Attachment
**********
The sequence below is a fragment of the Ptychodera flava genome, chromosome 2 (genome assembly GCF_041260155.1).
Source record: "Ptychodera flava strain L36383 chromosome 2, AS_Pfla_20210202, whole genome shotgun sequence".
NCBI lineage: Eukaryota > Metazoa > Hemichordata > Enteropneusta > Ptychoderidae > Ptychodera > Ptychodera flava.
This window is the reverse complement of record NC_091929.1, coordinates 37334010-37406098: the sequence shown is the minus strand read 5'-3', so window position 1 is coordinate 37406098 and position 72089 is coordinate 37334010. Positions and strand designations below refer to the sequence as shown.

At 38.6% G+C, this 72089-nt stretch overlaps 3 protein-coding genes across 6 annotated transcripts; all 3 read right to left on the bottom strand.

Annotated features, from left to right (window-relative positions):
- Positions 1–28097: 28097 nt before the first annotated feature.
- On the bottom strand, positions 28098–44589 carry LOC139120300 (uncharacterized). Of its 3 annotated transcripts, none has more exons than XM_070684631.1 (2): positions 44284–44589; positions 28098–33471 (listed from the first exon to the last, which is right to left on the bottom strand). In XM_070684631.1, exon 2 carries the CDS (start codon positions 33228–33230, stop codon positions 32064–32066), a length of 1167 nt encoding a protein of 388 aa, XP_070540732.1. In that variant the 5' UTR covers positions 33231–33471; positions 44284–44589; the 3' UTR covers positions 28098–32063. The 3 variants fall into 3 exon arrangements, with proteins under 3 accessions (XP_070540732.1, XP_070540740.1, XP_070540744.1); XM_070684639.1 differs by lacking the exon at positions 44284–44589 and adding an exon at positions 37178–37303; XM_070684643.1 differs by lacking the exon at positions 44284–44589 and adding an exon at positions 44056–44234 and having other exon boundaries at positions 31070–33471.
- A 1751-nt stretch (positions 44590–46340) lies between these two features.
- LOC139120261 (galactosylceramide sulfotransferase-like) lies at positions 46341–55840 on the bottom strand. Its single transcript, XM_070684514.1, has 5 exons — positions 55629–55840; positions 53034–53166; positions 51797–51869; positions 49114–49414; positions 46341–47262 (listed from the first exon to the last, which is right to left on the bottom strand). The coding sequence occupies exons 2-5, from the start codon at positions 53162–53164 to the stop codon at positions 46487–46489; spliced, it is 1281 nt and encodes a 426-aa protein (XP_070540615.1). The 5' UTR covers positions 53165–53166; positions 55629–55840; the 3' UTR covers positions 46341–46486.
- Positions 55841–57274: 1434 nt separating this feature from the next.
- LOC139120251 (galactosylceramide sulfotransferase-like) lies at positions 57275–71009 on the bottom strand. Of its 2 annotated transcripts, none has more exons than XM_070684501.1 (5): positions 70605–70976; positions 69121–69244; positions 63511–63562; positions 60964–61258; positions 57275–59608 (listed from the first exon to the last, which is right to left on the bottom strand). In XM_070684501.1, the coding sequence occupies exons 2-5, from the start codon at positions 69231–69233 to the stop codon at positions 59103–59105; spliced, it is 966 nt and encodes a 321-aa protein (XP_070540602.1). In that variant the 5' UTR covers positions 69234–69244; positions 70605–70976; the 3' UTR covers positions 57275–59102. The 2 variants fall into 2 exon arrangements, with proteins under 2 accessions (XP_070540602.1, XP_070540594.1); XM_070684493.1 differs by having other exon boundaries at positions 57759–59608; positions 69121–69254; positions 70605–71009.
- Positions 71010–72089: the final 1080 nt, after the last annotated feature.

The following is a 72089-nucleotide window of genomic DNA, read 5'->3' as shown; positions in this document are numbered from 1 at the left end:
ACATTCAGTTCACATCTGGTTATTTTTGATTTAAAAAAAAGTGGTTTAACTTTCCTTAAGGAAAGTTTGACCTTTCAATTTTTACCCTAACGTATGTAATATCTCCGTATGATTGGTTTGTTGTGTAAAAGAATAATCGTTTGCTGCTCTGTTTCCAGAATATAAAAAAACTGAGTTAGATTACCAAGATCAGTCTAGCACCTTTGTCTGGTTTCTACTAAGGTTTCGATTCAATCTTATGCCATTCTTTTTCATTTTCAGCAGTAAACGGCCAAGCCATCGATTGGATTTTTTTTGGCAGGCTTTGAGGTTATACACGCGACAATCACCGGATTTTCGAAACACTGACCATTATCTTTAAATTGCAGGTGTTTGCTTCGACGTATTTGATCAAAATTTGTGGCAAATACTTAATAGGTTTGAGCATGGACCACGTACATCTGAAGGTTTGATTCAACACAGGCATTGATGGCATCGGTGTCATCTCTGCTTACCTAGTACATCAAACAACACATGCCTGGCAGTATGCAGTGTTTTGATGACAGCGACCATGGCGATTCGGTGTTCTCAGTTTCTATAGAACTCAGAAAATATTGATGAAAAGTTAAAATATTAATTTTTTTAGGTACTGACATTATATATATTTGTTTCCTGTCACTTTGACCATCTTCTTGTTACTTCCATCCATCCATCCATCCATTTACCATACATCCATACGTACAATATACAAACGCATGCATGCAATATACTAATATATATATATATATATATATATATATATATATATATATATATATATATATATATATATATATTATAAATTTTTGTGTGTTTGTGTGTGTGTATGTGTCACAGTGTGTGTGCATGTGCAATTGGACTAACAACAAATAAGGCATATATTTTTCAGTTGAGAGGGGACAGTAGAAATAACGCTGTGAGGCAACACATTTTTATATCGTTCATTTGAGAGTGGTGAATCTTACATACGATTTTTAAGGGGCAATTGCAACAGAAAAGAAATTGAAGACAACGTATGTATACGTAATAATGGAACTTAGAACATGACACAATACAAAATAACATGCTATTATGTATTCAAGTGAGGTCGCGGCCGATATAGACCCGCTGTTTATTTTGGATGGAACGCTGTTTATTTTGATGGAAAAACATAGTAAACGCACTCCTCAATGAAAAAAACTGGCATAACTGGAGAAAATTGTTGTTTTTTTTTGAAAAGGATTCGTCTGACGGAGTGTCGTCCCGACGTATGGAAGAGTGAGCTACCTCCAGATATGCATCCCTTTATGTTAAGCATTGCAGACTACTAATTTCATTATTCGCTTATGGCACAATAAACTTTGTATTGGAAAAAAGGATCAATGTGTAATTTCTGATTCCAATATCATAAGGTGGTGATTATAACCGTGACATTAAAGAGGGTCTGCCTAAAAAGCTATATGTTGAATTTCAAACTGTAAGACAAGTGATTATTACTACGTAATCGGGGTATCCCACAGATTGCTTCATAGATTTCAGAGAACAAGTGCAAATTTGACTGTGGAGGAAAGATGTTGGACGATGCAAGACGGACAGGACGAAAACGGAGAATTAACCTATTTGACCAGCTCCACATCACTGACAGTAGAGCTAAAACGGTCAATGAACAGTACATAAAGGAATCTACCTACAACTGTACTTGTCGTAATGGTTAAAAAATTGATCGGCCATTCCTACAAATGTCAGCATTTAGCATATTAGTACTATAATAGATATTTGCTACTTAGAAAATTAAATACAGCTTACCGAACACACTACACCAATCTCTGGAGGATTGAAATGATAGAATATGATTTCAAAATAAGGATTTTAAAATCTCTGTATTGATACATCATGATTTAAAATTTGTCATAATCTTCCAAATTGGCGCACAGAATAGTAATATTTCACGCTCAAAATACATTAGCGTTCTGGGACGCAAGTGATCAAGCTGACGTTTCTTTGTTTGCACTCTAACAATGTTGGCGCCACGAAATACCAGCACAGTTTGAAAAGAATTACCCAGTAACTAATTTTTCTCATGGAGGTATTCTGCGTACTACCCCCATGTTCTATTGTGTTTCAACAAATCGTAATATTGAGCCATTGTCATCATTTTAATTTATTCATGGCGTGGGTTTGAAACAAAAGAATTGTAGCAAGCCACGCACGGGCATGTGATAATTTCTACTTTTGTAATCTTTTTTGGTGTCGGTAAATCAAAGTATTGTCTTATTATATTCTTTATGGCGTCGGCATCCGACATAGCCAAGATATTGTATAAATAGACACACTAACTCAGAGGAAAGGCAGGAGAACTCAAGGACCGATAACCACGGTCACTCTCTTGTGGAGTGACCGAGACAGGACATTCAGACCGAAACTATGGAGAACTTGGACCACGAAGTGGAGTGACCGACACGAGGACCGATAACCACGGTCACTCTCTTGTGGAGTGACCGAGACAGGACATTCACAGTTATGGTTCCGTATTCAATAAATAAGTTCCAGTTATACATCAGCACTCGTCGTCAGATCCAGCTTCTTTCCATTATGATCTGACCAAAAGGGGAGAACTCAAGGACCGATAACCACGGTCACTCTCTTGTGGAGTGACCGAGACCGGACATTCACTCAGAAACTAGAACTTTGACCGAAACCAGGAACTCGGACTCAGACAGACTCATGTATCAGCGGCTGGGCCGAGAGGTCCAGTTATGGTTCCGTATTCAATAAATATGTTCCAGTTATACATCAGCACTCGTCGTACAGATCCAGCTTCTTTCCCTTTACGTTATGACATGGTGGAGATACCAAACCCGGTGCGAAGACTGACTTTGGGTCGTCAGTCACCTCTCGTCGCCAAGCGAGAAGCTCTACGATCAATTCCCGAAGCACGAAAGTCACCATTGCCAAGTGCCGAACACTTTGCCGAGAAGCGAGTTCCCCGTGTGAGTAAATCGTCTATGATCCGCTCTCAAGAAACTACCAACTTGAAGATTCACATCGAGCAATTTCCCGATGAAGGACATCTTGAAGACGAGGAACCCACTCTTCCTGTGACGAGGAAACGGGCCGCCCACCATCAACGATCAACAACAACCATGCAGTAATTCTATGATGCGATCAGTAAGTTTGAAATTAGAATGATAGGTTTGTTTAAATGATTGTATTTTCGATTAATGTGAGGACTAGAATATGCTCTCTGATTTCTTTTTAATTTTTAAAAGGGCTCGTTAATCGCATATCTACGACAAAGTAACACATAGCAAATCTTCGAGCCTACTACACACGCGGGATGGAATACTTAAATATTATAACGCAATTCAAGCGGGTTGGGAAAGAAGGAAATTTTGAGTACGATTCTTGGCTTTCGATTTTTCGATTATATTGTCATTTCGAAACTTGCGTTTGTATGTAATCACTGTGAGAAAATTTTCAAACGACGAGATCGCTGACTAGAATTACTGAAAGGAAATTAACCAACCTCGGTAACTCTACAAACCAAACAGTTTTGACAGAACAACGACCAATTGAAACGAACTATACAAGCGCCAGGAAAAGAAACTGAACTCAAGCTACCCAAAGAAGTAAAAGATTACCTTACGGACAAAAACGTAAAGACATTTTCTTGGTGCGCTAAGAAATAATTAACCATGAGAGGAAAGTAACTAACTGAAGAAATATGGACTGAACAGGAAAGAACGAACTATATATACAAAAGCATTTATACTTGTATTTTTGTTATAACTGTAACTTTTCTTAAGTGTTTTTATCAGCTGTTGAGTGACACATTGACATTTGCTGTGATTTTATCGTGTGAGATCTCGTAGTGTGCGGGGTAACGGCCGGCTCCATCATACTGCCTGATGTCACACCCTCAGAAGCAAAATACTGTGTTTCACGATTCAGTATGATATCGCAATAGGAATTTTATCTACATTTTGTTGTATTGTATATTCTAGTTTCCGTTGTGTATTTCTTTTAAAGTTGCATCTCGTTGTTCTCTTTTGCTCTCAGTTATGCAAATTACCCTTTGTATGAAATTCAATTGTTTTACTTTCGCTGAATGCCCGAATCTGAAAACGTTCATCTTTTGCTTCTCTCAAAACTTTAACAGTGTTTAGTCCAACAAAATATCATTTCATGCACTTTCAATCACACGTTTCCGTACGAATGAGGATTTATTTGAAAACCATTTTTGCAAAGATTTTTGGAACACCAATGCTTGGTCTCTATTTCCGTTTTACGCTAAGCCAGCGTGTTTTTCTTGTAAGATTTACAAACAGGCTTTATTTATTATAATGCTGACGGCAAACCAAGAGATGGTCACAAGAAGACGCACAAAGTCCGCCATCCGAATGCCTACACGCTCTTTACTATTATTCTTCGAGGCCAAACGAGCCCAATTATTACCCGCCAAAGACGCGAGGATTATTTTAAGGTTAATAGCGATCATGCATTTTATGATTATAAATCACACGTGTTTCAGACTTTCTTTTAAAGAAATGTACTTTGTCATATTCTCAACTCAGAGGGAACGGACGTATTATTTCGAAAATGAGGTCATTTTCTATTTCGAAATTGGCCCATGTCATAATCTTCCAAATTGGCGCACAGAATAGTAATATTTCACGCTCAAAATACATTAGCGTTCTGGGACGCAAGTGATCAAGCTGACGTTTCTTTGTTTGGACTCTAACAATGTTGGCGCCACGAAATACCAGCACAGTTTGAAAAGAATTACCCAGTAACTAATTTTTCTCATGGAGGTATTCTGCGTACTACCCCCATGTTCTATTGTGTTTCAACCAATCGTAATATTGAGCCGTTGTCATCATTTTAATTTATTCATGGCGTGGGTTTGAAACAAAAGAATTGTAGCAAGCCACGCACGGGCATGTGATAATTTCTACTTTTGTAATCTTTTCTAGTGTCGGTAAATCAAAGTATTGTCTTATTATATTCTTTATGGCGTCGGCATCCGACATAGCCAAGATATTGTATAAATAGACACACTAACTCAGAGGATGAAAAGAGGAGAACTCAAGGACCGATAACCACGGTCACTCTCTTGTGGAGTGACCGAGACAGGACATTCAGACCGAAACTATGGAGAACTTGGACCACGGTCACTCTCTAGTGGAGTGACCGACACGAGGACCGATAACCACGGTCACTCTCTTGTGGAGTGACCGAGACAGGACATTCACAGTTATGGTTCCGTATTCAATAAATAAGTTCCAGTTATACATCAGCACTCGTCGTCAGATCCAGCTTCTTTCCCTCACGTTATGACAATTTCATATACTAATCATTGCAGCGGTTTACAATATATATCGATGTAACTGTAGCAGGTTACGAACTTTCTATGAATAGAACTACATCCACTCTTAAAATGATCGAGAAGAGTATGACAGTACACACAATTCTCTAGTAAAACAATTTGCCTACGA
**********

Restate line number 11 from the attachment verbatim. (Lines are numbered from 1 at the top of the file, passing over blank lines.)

- Positions 55841–57274: 1434 nt separating this feature from the next.